May 18, 2016
New CBO report indicates federal statutory sentencing reform would save many, many millions
This new Reuters article, headlined "Congress forecasters see major savings from sentencing reforms," reports on this new report from the Congressional Budget Office providing a "Cost Estimate" on S. 2123, the proposed Sentencing Reform and Corrections Act. Here are the basics via the Reuters report:
A criminal justice bill awaiting a vote by the U.S. Senate would reduce federal prison costs by $722 million over the next 10 years by releasing thousands of federal prisoners early, congressional forecasters said on Wednesday.
Federal benefits received by the newly released prisoners would increase direct spending by $251 million and reduce revenues by $8 million over the same period, according to the estimate by the U.S. Congressional Budget Office.
The new savings estimate buoyed supporters of the bipartisan measure to lower mandatory minimum sentences for some non-violent federal drug offenders, which is central to President Barack Obama's efforts to overhaul the country's federal criminal justice system and reduce prison overcrowding.
"We have an obligation to change the way we think about incarceration, and today’s CBO report shows that we have a fiscal obligation as well," said the bill's co-authors, U.S. senators Charles Grassley, a Republican from Iowa, and Richard Durbin, a Democrat from Illinois, in a statement.
The bill was revised last month to exclude prisoners convicted of violent crimes in an effort to garner more support among conservatives.
May 18, 2016 at 05:10 PM | Permalink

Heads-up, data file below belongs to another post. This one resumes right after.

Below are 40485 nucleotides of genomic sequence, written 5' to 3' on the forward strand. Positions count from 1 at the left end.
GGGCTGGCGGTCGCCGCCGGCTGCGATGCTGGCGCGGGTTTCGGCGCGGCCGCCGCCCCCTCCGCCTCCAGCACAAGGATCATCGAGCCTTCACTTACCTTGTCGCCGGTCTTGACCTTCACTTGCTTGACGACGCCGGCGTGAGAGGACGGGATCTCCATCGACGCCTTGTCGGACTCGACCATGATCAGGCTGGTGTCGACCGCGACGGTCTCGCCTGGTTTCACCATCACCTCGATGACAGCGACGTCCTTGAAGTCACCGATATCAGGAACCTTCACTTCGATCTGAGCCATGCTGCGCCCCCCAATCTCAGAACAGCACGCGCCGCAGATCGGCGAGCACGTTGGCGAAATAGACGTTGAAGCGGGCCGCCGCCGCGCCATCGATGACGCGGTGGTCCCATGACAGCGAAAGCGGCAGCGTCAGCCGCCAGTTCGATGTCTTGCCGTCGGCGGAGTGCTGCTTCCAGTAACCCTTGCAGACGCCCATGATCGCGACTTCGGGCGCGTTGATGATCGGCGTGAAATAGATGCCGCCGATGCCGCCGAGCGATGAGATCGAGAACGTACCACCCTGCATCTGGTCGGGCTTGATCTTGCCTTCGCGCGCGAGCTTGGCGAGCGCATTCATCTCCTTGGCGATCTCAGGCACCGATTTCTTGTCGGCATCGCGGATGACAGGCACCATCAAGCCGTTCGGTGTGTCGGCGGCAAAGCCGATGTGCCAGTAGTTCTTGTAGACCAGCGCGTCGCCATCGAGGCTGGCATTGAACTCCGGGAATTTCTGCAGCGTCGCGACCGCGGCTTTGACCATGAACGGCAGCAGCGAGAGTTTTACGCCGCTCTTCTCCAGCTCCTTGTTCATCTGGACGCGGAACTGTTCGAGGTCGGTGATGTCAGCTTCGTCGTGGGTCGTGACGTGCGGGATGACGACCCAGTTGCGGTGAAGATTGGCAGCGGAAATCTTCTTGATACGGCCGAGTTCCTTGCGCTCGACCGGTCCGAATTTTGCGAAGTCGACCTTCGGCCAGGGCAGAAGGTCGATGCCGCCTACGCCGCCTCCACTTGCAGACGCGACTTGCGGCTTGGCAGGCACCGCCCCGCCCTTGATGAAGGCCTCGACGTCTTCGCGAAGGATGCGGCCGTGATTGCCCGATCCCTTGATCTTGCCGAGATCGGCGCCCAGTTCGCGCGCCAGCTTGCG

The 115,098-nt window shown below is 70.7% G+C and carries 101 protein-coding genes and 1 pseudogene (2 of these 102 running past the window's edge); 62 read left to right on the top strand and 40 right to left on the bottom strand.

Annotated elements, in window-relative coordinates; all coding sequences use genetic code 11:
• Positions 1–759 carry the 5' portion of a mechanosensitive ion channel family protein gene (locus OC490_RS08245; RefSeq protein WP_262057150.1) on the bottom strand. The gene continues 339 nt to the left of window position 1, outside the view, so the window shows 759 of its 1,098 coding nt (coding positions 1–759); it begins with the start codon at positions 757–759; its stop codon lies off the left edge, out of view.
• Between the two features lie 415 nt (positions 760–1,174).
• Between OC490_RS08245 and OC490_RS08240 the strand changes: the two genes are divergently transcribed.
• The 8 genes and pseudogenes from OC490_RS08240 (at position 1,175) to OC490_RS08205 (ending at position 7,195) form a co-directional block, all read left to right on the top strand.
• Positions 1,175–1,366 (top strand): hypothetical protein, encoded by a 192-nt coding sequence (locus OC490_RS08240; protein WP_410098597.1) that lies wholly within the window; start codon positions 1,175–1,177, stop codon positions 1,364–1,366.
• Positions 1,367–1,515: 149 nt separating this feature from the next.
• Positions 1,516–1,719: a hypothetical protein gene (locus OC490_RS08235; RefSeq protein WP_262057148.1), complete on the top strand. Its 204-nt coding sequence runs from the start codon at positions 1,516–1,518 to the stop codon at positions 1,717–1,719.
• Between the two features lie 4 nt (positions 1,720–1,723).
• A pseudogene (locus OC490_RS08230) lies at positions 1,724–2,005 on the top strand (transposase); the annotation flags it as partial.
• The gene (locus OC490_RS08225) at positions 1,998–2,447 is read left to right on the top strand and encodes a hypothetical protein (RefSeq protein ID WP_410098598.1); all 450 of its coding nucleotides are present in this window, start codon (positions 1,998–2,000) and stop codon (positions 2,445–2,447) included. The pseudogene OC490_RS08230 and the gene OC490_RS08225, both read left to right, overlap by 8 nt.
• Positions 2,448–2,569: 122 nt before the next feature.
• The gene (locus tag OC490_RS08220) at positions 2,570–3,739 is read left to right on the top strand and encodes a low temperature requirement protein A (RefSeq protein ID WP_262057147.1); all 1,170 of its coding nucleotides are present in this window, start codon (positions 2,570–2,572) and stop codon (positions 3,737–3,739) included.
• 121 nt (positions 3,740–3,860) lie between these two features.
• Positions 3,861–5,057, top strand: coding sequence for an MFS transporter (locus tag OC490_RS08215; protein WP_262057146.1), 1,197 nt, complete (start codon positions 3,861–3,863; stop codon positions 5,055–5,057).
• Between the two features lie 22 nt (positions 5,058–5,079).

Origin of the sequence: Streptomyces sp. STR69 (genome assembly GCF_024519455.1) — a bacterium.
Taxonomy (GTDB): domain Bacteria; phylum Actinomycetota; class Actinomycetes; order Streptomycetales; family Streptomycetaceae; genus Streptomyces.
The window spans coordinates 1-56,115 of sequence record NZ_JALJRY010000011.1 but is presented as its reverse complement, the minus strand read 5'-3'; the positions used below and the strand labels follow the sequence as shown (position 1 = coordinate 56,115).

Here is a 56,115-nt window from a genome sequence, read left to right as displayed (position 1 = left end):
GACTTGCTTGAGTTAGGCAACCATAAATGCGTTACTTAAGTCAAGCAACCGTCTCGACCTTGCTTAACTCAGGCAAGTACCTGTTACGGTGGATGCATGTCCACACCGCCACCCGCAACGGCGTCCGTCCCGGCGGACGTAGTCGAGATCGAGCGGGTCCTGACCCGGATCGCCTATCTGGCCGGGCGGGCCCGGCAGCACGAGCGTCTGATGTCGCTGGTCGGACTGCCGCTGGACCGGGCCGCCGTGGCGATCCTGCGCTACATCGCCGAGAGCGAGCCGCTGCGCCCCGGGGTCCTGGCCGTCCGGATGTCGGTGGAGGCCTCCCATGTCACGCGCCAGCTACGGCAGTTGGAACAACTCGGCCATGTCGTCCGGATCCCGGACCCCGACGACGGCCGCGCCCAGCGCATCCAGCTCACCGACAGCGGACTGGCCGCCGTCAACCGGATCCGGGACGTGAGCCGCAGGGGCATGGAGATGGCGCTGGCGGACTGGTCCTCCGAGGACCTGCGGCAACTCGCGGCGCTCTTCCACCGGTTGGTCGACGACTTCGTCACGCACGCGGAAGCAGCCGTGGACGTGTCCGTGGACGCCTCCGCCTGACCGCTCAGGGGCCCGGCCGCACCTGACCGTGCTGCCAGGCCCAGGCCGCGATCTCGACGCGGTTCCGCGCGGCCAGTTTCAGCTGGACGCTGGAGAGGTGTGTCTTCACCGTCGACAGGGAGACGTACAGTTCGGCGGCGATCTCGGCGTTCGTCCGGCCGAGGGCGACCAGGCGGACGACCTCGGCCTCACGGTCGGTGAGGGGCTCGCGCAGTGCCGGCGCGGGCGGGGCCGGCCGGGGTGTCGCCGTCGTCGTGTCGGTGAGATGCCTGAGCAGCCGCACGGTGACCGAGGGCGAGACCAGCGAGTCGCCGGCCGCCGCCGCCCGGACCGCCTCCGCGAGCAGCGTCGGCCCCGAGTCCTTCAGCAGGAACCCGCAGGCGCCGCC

The bill appears to save no money at all. First, $722 million over 10 years (an average of 72 m per year at an agency that spends 8.2 billion per year) is a small amount compared to other proposals and to other policy changes like all drugs minus two. Second, the score does not estimate the cost of the programming that the bill is supposed to add in the BOP to reduce recidivism. Finally, the score was done before additional changes were negotiated, which will reduce the savings. I bet this bill actually costs money, which is not the trail blazed by the states.
Posted by: thinkaboutit | May 19, 2016 12:36:54 AM
RE: "The new savings estimate buoyed supporters of the bipartisan measure to lower mandatory minimum sentences for some non-violent federal drug offenders, which is central to President Barack Obama's efforts to overhaul the country's federal criminal justice system and reduce prison overcrowding."
Here we go again, it's all about "non-violent drug crimes". Hello, there are plenty of inmates worthy of lower mandatory minimums or early release who are incarcerated for non-violent crimes that are not drug related. Enough with the "just drugs" already.
Posted by: kat | May 19, 2016 9:53:57 AM
They said the same thing about California and realignment. Even with a substantially reduced prison population, CDCR spent more after three years, not less.
Posted by: David | May 19, 2016 10:03:53 AM